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Front Page » Government » Trying again for grand promenade on Biscayne Boulevard

Trying again for grand promenade on Biscayne Boulevard

Written by on April 19, 2016
Trying again for grand promenade on Biscayne Boulevard

Turned down in October for $1 million in Florida Department of Transportation funding for the Biscayne Green project to build a grand promenade on Biscayne Boulevard, Miami’s Downtown Development Authority has re-applied to the department, said Eric Riel, Jr., leader of the authority’s planning, design, and transportation team, at last week’s authority board meeting.

But authority directors are frustrated that so little progress has been made on the project, which has been on the drawing boards since 2010. Biscayne Green aims to reduce driving lanes from eight to four or six from Biscayne Boulevard Way to Northeast Eighth Street and replace them with grass, trees, street furniture and other features that will link Biscayne Bay and Bayfront Park to downtown.

“Can we get some sort of game plan?” asked board member Richard Lydecker, who is senior partner of the Lydecker-Diaz law firm. “We have studies, but no results. I don’t feel we’re moving forward.”

The authority has hired local and Tallahassee lobbyists who should be able to cut through the state agency’s red tape and get the project going, he added.

“We talk and talk, but nothing is accomplished,” said board member Alan Ojeda, who is president of Rilea Development Group. “We do another study. I think this is a big problem we have; I don’t see things getting done.”

“We’re an authority with no authority,” said Alyce Robertson, executive director. She acknowledged that the state transportation department is “not easy to deal with,” but said that part of the fault lies in government agencies, which don’t communicate well.

“I’d be happy if we just got a ‘no.’ Then we could stop talking and take it off the list. But we’re not moving down the field at all,” Mr. Lydecker said.

Actually, Biscayne Green didn’t get a “no” in October but was outranked by other projects that were chosen for funding, said Ivette Ruiz-Paz, spokesperson for the transportation department’s District 6, at that time.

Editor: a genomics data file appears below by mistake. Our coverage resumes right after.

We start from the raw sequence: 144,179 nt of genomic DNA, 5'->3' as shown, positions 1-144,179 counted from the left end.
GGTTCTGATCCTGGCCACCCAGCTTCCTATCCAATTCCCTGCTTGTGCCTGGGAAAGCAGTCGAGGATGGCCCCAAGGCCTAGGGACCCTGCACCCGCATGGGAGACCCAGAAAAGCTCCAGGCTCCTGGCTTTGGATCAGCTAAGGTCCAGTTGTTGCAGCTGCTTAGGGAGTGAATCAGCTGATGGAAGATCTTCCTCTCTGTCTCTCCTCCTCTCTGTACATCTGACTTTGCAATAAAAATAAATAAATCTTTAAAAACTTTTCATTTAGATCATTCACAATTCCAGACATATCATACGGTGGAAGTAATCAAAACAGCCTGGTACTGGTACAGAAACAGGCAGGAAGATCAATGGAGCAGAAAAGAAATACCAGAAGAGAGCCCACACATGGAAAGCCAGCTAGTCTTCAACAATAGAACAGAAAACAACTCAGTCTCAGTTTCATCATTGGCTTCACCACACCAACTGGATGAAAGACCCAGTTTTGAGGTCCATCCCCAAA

“After an intensive evaluation process in collaboration with the Metropolitan Planning Organization’s Evaluation Committee, the Biscayne Green project ranked No. 16 out of 34 applications received from local agencies in Miami-Dade and Monroe counties,” she explained.

“Our role at the DDA is to be the squeaky wheel,” said authority Vice Chair Neisen Kasdin, who is office managing shareholder of Akerman LLP, at last week’s meeting. “We need to get in the agency’s face. It takes pursuit, follow-up, and documentation. Staff needs to push the boulder uphill.”

Mr. Kasdin, who chairs the authority’s Flagler Street Task Force, said the long-awaited project finally broke ground this year because the committee demanded updates from the City of Miami every second week.

“This is clearly too slow,” said authority Chair Ken Russell, who is a Miami city commissioner. “We need to have a point person, and we need a bullet list” to determine where the bottlenecks are, and who to contact to get around them.

“This is primarily a staff function,” Mr. Kasdin said. “But if we’re paying a lobbyist, use them.”

5 Responses to Trying again for grand promenade on Biscayne Boulevard

  1. DC Copeland

    April 21, 2016 at 11:51 am

    I don’t have to be an “expert” on any “authority”– especially an “authority with no authority”– to know that removing just a single lane of traffic from Biscayne Blvd is madness. May I suggest this plan instead: Remove the center rows of parking and extend Bayfront Park westward using the same amount of space that was once allotted to parking. Here’s a picture of Bayfront park as it is now: This is how it would look with the parking removed while still keeping the same amount of traffic lanes: In this plan, you have given the park more acreage and shielded it from the sounds of the street with berms and, most importantly, stunning royal poinciana trees.

  2. Elliot Adams

    April 21, 2016 at 2:08 pm

    Downtown Miami is FULL of “eyesore streets and thoroughfares” that are begging to be repaired and improved. Biscayne Boulevard as it is today stands as a gem when compared with almost all of Downtown Miami’s streets. I hate it when the so called “leaders” in this town find ways of wasting money on unnecessary projects. To our so-called civic leaders: “Biscayne Boulevard is not broken, so don’t call yourselves trying to fix it”. Downtown Miami has many, many eyesore priorities that can use that money.

    • David

      April 21, 2016 at 4:26 pm

      So true! Fix our public transportation and traffic issues. Reducing driving lanes that are already landscaped is not the answer. Biscayne Boulevard is US1, a major thoroughfare through our downtown. 2 lanes of traffic in each direction will not solve our traffic nightmares. Taking people and cars off the streets will. We need smarter politicians

  3. Oscar

    April 22, 2016 at 2:37 am

    We don’t need to get rid of lanes. What kills walkability there are the lack of crosswalks and the atrocious surface lots in the middle of our “grand” avenue. Add a crosswalk at each intersection and replace those lots with activated green space, some of which can be dedicated to a bike lane. This plan, along with the renderings presented last year, seem to overcomplicate the project and set it up for failure. It’s my understanding that the surface lots are under city control so we wouldn’t even need to go through the state for anything except maybe the crosswalks.

  4. Dave

    May 18, 2016 at 8:25 am

    All great cities have their grand boulevards.
    The ‘Champ de Elysee’ in Paris or ‘La Rambla’ in Barcelona. This project could transform Miami’s downtown waterfront into an amazing destination.